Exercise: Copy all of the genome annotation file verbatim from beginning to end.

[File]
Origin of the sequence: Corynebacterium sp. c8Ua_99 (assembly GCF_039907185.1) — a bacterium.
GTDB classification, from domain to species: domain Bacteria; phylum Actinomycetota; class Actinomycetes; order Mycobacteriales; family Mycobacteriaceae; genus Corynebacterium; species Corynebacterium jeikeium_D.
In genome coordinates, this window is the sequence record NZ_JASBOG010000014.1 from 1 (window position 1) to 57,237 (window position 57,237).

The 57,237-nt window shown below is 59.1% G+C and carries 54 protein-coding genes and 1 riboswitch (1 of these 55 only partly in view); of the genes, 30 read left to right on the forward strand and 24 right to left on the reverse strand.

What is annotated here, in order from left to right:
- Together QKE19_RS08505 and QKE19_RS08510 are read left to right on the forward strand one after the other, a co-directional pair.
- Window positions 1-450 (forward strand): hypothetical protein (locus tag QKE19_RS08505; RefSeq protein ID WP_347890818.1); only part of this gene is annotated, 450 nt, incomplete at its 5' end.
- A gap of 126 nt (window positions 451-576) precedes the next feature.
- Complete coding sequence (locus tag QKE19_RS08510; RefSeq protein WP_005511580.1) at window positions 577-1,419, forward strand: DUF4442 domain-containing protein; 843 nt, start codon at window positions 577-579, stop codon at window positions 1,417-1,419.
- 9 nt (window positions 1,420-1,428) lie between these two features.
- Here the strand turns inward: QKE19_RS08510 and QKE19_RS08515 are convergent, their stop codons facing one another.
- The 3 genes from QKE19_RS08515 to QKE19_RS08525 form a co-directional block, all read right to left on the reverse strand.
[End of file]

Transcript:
Origin of the sequence: Corynebacterium sp. c8Ua_99 (assembly GCF_039907185.1) — a bacterium.
GTDB classification, from domain to species: domain Bacteria; phylum Actinomycetota; class Actinomycetes; order Mycobacteriales; family Mycobacteriaceae; genus Corynebacterium; species Corynebacterium jeikeium_D.
In genome coordinates, this window is the sequence record NZ_JASBOG010000014.1 from 1 (window position 1) to 57,237 (window position 57,237).

The 57,237-nt window shown below is 59.1% G+C and carries 54 protein-coding genes and 1 riboswitch (1 of these 55 only partly in view); of the genes, 30 read left to right on the forward strand and 24 right to left on the reverse strand.

What is annotated here, in order from left to right:
- Together QKE19_RS08505 and QKE19_RS08510 are read left to right on the forward strand one after the other, a co-directional pair.
- Window positions 1-450 (forward strand): hypothetical protein (locus tag QKE19_RS08505; RefSeq protein ID WP_347890818.1); only part of this gene is annotated, 450 nt, incomplete at its 5' end.
- A gap of 126 nt (window positions 451-576) precedes the next feature.
- Complete coding sequence (locus tag QKE19_RS08510; RefSeq protein WP_005511580.1) at window positions 577-1,419, forward strand: DUF4442 domain-containing protein; 843 nt, start codon at window positions 577-579, stop codon at window positions 1,417-1,419.
- 9 nt (window positions 1,420-1,428) lie between these two features.
- Here the strand turns inward: QKE19_RS08510 and QKE19_RS08515 are convergent, their stop codons facing one another.
- The 3 genes from QKE19_RS08515 to QKE19_RS08525 form a co-directional block, all read right to left on the reverse strand.